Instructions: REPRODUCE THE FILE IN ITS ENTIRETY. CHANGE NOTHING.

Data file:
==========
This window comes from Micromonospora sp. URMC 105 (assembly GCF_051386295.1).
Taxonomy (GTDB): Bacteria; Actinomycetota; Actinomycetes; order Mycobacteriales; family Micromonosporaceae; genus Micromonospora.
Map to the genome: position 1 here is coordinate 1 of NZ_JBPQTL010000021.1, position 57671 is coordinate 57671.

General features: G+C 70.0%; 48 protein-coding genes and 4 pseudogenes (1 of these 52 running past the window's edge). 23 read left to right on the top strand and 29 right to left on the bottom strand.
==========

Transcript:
This window comes from Micromonospora sp. URMC 105 (assembly GCF_051386295.1).
Taxonomy (GTDB): Bacteria; Actinomycetota; Actinomycetes; order Mycobacteriales; family Micromonosporaceae; genus Micromonospora.
Map to the genome: position 1 here is coordinate 1 of NZ_JBPQTL010000021.1, position 57671 is coordinate 57671.

General features: G+C 70.0%; 48 protein-coding genes and 4 pseudogenes (1 of these 52 running past the window's edge). 23 read left to right on the top strand and 29 right to left on the bottom strand.